Israeli Prime Minister Benjamin Netanyahu has announced a toughening of the penalties for throwing stones, after Israeli forces stormed occupied East Jerusalem's Al-Aqsa Mosque for a third day.
Israeli forces entered the Al-Aqsa Mosque compound in large numbers on Tuesday and Palestinians responded with throwing stones and debris, as international leaders called for calm.
Netanyahu's announcement at the start of an emergency meeting of ministers and security officials came after the death of an Israeli driver who lost control of his car after apparently being hit by stones in Jerusalem on Sunday.
"It has been decided to toughen the measures in many areas; a modification of the rules of engagement will be examined as well as the establishment of a minimum penalty for those who throw stones," the prime minister said.
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He added that there would be "significant fines" for minors who commit such offences, as well as for their parents.
"On the day before [Jewish] New Year, it has been proved once again that stones can kill," said Netanyahu, alluding to the death of the Israeli driver.
Al-Aqsa is the third-holiest site in Islam but also venerated by Jews as the Temple Mount.
Muslim protesters fear Israel will seek to change rules governing the site, with far-right Jewish groups pushing for more access to the compound and even efforts by fringe organisations to erect a new temple on the grounds of the compound.
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Jews are allowed to visit the compound at certain times, but are forbidden from praying there for fear of sparking tensions with Muslim worshippers.
'Maintain status quo'
During the overnight emergency meeting Netanyahu insisted that the status quo at the mosque should be maintained, under which Muslims can use it when they wish.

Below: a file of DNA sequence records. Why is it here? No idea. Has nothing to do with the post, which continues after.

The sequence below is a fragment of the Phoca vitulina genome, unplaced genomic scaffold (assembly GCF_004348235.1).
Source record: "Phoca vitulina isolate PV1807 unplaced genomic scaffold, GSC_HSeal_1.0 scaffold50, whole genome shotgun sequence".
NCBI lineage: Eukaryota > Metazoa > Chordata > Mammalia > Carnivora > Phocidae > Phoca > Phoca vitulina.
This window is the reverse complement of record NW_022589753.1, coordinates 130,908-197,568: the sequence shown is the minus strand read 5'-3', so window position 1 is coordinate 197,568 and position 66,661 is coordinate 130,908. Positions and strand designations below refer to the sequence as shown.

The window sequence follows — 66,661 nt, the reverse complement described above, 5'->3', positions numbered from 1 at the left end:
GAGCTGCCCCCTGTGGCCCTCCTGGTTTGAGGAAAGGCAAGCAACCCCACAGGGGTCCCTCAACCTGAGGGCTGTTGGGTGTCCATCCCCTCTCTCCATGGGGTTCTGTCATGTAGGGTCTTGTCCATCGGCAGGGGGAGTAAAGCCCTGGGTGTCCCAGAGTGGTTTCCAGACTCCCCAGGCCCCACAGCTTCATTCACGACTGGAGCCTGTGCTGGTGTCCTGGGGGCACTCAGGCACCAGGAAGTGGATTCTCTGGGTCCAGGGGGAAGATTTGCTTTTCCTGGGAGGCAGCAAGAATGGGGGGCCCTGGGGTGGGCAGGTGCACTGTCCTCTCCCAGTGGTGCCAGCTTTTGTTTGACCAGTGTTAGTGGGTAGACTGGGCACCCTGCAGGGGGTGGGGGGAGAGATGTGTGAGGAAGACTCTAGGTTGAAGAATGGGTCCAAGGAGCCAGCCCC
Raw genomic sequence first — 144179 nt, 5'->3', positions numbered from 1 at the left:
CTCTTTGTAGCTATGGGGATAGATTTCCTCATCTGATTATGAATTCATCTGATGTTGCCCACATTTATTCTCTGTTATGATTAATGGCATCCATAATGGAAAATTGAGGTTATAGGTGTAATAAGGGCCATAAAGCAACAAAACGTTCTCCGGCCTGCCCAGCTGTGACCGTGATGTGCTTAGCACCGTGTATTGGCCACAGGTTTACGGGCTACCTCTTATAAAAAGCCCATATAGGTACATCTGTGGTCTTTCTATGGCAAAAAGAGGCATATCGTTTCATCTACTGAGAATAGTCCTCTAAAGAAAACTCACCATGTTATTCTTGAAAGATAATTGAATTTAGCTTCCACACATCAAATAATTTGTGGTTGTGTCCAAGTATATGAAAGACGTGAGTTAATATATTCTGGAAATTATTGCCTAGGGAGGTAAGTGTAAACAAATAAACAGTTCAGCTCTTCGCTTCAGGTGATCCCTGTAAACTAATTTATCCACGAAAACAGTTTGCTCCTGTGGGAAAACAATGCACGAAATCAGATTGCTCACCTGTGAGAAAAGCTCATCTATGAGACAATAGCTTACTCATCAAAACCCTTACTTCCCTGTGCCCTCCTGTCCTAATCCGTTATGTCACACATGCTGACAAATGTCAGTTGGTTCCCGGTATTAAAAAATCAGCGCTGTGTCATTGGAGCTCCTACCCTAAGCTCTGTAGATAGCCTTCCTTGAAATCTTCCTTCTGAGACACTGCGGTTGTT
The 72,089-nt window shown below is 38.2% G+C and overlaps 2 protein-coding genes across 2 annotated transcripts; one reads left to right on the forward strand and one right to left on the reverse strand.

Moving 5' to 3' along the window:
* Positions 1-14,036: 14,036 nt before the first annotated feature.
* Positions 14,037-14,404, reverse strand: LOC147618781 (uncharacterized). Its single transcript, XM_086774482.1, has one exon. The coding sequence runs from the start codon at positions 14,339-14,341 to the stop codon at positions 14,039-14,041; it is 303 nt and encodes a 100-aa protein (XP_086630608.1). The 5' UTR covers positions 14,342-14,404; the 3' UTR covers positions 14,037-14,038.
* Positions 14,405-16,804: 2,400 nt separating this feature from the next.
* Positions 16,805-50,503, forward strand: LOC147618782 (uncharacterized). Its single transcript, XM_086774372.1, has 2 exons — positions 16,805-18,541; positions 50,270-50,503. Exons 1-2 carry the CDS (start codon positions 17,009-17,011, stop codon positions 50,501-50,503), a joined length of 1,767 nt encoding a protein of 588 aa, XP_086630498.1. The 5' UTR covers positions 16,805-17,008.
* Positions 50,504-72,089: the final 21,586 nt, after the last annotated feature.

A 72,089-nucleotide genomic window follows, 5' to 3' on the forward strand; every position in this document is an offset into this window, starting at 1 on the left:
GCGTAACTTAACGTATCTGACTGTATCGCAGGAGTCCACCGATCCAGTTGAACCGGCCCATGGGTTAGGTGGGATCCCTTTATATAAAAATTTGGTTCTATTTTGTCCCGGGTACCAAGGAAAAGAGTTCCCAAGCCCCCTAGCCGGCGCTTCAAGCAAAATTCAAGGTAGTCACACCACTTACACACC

Israeli security officials said they cleared debris from the entrance of the mosque and closed the door on those inside who had been throwing stones, fireworks and other objects at the Israeli forces.
Israeli forces entered deep inside the mosque and caused extensive damage, the Jordanian-run Waqf organisation which administers the site, said.
Amman said Israel's actions amounted to "aggression" against Arab and Muslim nations, and said it was examining legal and diplomatic means to protect religious sites in the Holy City.
The International Islamic Fiqh (law) Academy, which is part of the Organization of Islamic Cooperation (OIC), said in a statement that it "strongly denounces the Israeli terrorist attacks against Al-Aqsa Mosque, and urges the UN Security Council to stop the Israeli aggression and work to protect the Palestinian people".
It also added that "Jerusalem is not just for Palestinians, rather for the entire Muslim nation". The OIC is made up of 57 Islamic countries and is headquartered in Saudi Arabia.
Jordan has custodianship rights over Muslim holy places in Jerusalem under its 1994 peace treaty with Israel.
Israel seized East Jerusalem, where Al-Aqsa is located, in the 1967 Six-Day War and later annexed it in a move that was illegal under international law. The annexation was never recognised by the international community.
Source: Al Jazeera And AFP